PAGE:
Area conservation experts are beginning to use these guides and others to look at their efforts through a climate-change lens. The focus of many projects is on promoting species that are more resilient to climate change, concentrating efforts on the most vulnerable species and natural areas, and on encouraging green infrastructure to temper climate change effects.

“The best science tells us the data we rely on now is already changing,” said Joel Brammeier, president and CEO of the Alliance for the Great Lakes, an organization focused on the health of the largest source of surface freshwater in the world. “We are really now starting to push the edge of making changes.”

The alliance is beginning to incorporate climate change data and predictions into coastal ravine restoration projects in northern Cook and Lake counties, Brammeier said.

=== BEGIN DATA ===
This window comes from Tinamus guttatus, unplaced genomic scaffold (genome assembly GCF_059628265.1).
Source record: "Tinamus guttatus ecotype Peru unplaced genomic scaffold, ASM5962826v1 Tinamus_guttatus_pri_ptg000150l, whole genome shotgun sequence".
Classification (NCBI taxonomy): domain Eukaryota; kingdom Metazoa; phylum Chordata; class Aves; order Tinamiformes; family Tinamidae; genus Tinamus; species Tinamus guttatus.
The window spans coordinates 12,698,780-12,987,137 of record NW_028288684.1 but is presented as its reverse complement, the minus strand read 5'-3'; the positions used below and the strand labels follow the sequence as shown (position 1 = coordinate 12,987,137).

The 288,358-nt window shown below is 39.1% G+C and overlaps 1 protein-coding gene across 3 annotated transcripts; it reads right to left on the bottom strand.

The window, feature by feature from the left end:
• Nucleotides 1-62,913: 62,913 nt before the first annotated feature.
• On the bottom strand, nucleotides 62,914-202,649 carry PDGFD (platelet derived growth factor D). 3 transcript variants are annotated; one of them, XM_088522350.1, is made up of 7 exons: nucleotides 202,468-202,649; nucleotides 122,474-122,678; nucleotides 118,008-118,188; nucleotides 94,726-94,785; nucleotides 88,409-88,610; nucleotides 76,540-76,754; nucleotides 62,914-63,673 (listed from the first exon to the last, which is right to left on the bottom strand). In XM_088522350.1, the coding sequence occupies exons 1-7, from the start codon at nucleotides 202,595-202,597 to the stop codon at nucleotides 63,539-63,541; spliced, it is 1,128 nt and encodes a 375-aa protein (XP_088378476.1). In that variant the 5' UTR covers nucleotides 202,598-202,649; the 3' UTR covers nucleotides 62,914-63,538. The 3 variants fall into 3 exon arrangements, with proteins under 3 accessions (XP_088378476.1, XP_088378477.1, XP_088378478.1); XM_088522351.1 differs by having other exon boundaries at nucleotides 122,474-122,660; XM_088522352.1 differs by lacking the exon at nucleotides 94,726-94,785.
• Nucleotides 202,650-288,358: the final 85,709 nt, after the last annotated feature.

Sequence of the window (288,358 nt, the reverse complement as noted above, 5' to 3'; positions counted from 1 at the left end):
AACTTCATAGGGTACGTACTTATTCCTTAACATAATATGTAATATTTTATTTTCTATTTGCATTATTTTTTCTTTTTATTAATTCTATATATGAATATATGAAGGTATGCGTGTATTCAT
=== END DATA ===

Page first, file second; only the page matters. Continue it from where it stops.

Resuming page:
Higher frequency of extreme summer storms bringing 2.5 inches of heavy rainfall or more is causing runoff that accelerates erosion of the ravines as well as dumping environmental contaminants into backyards and Lake Michigan, he said.

Affected communities plan to look at climate change predictions as they install erosion control measures and try to stabilize the ravines, restore habitat along ravine banks and slow the flow of water so it can be cleaned before it hits the lake.

“We have developed a system to map out problems with erosion,” Brammeier said. “All the planning in those projects depends on estimates of how much rain there is, what time of year it is, what the lake level will be when the water hits the beach. The biggest concern is that we don’t dump good money into projects that are going to be irrelevant in 20 years because water is shifting underneath them.”

The Alliance for the Great Lakes is part of Chicago Wilderness, a network of over 250 organizations from southeastern Wisconsin, northeastern Illinois, northwestern Indiana and southern Michigan that have a stake in protecting natural resources surrounding Lake Michigan.

To address the effects of climate change, member groups have begun implementing measures both on a large scale, as with the ravine project, and on a smaller scale through efforts involving small communities, neighborhoods and even single families.